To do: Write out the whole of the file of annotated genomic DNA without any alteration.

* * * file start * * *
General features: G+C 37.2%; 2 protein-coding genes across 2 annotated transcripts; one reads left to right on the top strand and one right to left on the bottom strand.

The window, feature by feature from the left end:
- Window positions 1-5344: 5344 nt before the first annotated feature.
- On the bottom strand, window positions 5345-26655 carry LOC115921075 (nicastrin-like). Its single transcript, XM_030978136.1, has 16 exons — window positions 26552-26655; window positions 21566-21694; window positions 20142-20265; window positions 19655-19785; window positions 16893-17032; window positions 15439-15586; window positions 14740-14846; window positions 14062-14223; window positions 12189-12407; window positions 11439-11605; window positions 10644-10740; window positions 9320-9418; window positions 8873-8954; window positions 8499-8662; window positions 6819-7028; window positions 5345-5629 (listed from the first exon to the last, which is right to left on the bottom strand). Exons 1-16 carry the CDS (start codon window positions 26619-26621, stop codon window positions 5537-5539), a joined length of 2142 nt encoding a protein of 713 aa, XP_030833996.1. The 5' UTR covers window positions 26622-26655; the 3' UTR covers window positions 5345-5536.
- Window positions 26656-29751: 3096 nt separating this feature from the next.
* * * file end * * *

General features: G+C 37.2%; 2 protein-coding genes across 2 annotated transcripts; one reads left to right on the top strand and one right to left on the bottom strand.

The window, feature by feature from the left end:
- Window positions 1-5344: 5344 nt before the first annotated feature.
- On the bottom strand, window positions 5345-26655 carry LOC115921075 (nicastrin-like). Its single transcript, XM_030978136.1, has 16 exons — window positions 26552-26655; window positions 21566-21694; window positions 20142-20265; window positions 19655-19785; window positions 16893-17032; window positions 15439-15586; window positions 14740-14846; window positions 14062-14223; window positions 12189-12407; window positions 11439-11605; window positions 10644-10740; window positions 9320-9418; window positions 8873-8954; window positions 8499-8662; window positions 6819-7028; window positions 5345-5629 (listed from the first exon to the last, which is right to left on the bottom strand). Exons 1-16 carry the CDS (start codon window positions 26619-26621, stop codon window positions 5537-5539), a joined length of 2142 nt encoding a protein of 713 aa, XP_030833996.1. The 5' UTR covers window positions 26622-26655; the 3' UTR covers window positions 5345-5536.
- Window positions 26656-29751: 3096 nt separating this feature from the next.